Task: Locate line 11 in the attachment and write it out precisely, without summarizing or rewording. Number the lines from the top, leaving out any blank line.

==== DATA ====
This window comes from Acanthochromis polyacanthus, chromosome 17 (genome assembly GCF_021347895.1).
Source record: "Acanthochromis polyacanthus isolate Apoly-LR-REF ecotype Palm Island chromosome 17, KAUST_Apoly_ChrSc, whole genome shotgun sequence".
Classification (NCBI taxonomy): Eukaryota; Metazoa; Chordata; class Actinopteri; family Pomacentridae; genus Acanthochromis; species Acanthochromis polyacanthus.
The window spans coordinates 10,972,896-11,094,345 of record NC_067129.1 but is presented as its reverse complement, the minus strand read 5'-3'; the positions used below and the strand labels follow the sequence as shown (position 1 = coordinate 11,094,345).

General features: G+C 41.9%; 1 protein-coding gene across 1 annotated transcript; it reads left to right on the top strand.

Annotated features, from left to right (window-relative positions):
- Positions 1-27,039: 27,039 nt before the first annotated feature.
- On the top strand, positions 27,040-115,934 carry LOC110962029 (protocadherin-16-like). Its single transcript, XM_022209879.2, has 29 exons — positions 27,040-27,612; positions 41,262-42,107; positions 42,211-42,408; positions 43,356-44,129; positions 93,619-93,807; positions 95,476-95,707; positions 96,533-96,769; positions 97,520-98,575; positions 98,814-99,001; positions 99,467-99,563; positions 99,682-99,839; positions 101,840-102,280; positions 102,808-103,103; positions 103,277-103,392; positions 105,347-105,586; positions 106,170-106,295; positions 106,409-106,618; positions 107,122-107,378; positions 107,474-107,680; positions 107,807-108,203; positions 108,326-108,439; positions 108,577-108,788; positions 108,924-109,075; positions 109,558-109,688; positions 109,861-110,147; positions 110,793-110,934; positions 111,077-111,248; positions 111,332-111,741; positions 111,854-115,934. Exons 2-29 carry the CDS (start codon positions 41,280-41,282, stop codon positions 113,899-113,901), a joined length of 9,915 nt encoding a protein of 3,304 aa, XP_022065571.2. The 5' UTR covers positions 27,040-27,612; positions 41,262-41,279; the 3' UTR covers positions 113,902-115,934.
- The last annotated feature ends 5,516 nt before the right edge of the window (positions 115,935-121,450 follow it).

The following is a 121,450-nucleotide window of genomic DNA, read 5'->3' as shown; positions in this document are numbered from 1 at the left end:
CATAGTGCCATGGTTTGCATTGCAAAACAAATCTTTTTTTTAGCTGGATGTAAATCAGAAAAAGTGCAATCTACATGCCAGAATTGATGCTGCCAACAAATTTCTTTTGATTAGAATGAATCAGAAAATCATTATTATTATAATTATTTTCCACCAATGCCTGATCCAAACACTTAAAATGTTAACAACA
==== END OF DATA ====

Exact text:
CATAGTGCCATGGTTTGCATTGCAAAACAAATCTTTTTTTTAGCTGGATGTAAATCAGAAAAAGTGCAATCTACATGCCAGAATTGATGCTGCCAACAAATTTCTTTTGATTAGAATGAATCAGAAAATCATTATTATTATAATTATTTTCCACCAATGCCTGATCCAAACACTTAAAATGTTAACAACA